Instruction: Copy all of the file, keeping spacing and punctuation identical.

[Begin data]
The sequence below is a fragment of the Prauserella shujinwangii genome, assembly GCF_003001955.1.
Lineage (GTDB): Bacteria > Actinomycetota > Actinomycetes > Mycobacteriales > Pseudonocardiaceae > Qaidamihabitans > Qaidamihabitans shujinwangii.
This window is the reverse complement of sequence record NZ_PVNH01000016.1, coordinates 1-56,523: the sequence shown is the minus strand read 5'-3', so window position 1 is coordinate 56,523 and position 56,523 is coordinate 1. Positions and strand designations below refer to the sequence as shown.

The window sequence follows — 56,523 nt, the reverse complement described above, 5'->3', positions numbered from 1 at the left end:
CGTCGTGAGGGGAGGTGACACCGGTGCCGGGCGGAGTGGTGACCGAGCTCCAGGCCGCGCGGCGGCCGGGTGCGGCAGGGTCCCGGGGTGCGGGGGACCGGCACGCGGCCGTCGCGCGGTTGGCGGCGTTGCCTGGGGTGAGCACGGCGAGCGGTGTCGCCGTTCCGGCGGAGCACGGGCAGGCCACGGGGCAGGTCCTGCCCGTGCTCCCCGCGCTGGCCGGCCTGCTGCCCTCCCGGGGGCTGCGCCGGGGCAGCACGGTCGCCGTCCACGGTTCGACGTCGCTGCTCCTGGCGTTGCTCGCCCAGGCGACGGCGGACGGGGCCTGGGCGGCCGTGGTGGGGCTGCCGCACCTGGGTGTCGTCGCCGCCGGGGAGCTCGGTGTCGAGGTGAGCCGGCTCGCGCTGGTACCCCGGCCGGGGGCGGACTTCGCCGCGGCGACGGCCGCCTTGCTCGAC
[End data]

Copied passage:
The sequence below is a fragment of the Prauserella shujinwangii genome, assembly GCF_003001955.1.
Lineage (GTDB): Bacteria > Actinomycetota > Actinomycetes > Mycobacteriales > Pseudonocardiaceae > Qaidamihabitans > Qaidamihabitans shujinwangii.
This window is the reverse complement of sequence record NZ_PVNH01000016.1, coordinates 1-56,523: the sequence shown is the minus strand read 5'-3', so window position 1 is coordinate 56,523 and position 56,523 is coordinate 1. Positions and strand designations below refer to the sequence as shown.

The window sequence follows — 56,523 nt, the reverse complement described above, 5'->3', positions numbered from 1 at the left end:
CGTCGTGAGGGGAGGTGACACCGGTGCCGGGCGGAGTGGTGACCGAGCTCCAGGCCGCGCGGCGGCCGGGTGCGGCAGGGTCCCGGGGTGCGGGGGACCGGCACGCGGCCGTCGCGCGGTTGGCGGCGTTGCCTGGGGTGAGCACGGCGAGCGGTGTCGCCGTTCCGGCGGAGCACGGGCAGGCCACGGGGCAGGTCCTGCCCGTGCTCCCCGCGCTGGCCGGCCTGCTGCCCTCCCGGGGGCTGCGCCGGGGCAGCACGGTCGCCGTCCACGGTTCGACGTCGCTGCTCCTGGCGTTGCTCGCCCAGGCGACGGCGGACGGGGCCTGGGCGGCCGTGGTGGGGCTGCCGCACCTGGGTGTCGTCGCCGCCGGGGAGCTCGGTGTCGAGGTGAGCCGGCTCGCGCTGGTACCCCGGCCGGGGGCGGACTTCGCCGCGGCGACGGCCGCCTTGCTCGAC